As of yet, as far as I can tell most of this software is used in conjunction with human advisors, an analytical aid, if you will. There is still an element of human discernment as part of the process. I’m assuming that if a student deeply desires taking a shot at a particular field of study, an institution of higher education does not forbid it because the software finds their chances at matriculation unpromising.
But how long until the algorithm takes precedence? What happens when too much human judgment overrides the software and degree completion rates drop?
What happens when rate of degree completion is tied to Federal dollars, as may be coming down the pipeline via the Obama Administration’s plan for rating colleges?
We should maybe not be surprised that a systematically unjust judicial and corrections system moves towards policies and practices that dehumanize, but I am brought short by the realization that institutions of higher education have embraced the same ethos.
This is not stereotype threat, but something further reaching, “stereotype reinforcement and realization.”
The inevitable result of “data-driven” advising absent human judgment is the same as “data-driven” sentencing. We will permanently bake systemic inequities into the cake.
If we are going to continue to use these tools – and I sincerely hope we don’t because I do not trust them in our hands – we should at the very least practice a significantly greater degree of transparency. If Course Signals flags a student, they should know what factors play into this algorithmic judgment. If eAdvisor recommends a degree path, students should know exactly why.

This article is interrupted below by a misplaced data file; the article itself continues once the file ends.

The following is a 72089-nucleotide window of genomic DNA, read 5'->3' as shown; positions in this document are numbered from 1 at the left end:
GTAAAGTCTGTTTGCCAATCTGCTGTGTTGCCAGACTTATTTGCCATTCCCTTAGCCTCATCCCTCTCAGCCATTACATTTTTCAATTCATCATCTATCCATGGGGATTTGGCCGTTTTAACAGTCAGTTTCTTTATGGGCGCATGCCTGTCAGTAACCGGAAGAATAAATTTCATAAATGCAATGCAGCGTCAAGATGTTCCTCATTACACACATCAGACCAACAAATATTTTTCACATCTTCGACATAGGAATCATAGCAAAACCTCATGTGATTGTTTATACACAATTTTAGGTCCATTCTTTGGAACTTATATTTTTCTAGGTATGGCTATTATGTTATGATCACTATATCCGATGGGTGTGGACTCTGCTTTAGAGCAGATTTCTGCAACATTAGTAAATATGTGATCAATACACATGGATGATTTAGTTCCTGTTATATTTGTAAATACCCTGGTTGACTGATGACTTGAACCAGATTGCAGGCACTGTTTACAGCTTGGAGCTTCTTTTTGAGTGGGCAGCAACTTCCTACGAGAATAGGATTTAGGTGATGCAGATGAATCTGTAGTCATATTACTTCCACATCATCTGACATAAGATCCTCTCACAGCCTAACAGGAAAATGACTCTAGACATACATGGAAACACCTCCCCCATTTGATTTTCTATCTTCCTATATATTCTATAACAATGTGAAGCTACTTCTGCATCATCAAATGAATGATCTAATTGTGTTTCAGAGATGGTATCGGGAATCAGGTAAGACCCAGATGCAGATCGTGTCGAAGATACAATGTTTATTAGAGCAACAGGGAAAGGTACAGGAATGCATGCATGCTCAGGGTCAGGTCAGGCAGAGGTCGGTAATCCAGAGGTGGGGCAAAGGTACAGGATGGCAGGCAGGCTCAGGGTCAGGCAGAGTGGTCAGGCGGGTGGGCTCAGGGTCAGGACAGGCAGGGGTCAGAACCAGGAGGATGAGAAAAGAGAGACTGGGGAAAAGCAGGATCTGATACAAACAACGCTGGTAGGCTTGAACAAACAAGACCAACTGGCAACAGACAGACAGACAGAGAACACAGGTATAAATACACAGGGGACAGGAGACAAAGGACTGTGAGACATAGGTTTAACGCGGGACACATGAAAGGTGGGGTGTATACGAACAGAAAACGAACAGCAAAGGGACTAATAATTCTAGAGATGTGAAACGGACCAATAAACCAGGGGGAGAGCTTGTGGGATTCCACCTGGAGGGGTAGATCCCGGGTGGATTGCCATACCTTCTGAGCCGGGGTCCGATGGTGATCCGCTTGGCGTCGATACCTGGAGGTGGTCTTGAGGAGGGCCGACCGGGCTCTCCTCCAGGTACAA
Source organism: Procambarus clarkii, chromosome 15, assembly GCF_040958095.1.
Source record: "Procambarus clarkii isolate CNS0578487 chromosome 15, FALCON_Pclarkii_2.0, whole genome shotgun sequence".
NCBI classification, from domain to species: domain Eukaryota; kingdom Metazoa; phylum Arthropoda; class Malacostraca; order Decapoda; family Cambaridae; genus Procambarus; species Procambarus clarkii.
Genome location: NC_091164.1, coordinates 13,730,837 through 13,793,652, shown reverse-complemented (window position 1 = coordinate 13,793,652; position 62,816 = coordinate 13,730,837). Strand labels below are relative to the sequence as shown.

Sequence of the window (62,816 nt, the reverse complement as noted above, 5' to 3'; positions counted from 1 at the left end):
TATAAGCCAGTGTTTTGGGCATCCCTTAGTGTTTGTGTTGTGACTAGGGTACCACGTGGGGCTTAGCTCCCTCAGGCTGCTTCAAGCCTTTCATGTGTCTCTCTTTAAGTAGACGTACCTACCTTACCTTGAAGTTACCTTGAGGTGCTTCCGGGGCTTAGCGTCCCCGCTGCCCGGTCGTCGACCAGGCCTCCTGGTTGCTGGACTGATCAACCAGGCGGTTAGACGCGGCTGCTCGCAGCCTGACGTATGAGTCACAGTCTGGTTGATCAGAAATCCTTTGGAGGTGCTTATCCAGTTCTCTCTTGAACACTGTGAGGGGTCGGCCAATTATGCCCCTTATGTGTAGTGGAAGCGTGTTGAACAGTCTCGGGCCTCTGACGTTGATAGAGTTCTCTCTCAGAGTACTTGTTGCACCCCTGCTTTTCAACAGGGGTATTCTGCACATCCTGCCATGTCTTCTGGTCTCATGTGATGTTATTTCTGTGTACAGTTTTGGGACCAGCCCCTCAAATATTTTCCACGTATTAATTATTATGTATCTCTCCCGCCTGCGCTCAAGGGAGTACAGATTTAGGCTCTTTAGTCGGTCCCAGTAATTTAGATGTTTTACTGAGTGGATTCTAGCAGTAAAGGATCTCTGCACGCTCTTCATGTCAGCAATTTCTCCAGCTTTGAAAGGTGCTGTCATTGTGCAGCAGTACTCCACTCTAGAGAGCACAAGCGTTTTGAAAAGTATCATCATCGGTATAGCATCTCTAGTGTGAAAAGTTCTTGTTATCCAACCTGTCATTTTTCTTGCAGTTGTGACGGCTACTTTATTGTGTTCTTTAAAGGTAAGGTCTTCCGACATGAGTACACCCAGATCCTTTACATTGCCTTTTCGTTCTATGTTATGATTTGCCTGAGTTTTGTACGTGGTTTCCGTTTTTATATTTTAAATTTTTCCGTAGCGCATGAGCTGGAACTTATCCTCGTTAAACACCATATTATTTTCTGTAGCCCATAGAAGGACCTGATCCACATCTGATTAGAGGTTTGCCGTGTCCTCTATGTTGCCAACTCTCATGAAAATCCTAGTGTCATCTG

Efficiency is not an educational value. It is not tied to any human emotional experience of the world, and yet again and again it seems to take precedence in our debates about the future of higher education.
If universities aren’t going to practice freedom and offer space for young people to explore their potentials, who is?
I can't wait for school to start. Without it, I'm spending too much time on Twitter, which is simultaneously enlightening and anger-making.
 In her op-ed Professor Starr says the legal challenges have been slow to come because the “risk prediction” instruments lack transparency, and in some cases are shielded from discovery because they are corporate proprietary products.